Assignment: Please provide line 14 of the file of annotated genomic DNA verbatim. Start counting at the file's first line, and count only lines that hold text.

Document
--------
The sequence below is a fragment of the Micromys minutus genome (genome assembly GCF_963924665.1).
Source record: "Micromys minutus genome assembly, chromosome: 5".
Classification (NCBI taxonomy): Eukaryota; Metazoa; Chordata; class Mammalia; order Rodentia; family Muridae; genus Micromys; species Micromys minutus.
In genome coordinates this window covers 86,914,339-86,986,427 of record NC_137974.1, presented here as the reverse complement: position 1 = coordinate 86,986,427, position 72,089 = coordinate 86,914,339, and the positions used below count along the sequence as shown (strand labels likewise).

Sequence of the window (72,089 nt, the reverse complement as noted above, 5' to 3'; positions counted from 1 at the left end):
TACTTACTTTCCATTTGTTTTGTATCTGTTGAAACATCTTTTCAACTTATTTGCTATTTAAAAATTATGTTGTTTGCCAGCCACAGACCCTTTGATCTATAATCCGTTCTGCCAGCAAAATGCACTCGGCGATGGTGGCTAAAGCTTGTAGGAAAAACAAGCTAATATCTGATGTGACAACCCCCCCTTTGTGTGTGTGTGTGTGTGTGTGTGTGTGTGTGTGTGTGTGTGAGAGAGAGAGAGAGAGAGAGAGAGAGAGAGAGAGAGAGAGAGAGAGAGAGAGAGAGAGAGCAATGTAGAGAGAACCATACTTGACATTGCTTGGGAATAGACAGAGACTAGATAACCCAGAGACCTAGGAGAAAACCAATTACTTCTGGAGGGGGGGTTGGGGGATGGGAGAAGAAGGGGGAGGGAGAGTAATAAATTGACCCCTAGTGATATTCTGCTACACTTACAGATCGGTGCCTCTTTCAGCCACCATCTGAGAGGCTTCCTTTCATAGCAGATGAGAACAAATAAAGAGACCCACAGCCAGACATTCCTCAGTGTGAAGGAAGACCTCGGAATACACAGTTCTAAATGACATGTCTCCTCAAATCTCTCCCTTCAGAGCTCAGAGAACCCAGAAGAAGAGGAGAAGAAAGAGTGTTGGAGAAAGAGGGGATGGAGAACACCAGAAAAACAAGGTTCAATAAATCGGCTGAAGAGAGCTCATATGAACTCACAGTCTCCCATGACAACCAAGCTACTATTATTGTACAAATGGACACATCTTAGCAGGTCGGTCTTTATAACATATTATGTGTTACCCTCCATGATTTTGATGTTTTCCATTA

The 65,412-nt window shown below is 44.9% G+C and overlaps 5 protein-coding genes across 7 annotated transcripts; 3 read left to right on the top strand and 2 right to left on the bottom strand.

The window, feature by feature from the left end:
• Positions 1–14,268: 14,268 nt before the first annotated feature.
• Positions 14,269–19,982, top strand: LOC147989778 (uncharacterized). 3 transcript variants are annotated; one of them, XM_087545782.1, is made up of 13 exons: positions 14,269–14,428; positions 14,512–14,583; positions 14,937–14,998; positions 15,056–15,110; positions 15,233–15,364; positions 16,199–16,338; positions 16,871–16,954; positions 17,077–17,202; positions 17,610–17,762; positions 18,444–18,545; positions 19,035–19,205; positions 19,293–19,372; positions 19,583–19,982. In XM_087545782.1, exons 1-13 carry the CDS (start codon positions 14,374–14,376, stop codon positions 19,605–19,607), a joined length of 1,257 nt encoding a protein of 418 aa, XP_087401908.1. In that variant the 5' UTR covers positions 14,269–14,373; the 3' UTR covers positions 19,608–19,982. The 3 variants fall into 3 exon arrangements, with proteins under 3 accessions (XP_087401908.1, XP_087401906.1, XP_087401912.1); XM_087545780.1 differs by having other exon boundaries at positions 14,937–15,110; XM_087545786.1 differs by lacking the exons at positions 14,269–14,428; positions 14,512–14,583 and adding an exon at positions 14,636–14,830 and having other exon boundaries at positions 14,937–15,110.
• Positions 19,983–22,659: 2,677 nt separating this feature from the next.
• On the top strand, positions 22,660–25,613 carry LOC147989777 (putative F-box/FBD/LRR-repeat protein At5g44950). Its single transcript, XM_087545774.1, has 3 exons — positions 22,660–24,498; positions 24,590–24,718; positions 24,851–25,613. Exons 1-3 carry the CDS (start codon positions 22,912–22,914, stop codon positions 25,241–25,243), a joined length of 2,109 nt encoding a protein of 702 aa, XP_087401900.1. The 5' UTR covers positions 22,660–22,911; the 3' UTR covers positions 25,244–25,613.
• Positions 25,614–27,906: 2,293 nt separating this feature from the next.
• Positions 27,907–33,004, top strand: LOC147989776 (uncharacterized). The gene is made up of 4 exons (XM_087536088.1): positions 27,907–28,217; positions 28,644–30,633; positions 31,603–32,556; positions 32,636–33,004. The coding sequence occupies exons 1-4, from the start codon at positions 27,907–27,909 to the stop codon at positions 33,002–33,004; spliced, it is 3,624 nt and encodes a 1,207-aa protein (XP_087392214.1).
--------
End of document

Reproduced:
• Positions 27,907–33,004, top strand: LOC147989776 (uncharacterized). The gene is made up of 4 exons (XM_087536088.1): positions 27,907–28,217; positions 28,644–30,633; positions 31,603–32,556; positions 32,636–33,004. The coding sequence occupies exons 1-4, from the start codon at positions 27,907–27,909 to the stop codon at positions 33,002–33,004; spliced, it is 3,624 nt and encodes a 1,207-aa protein (XP_087392214.1).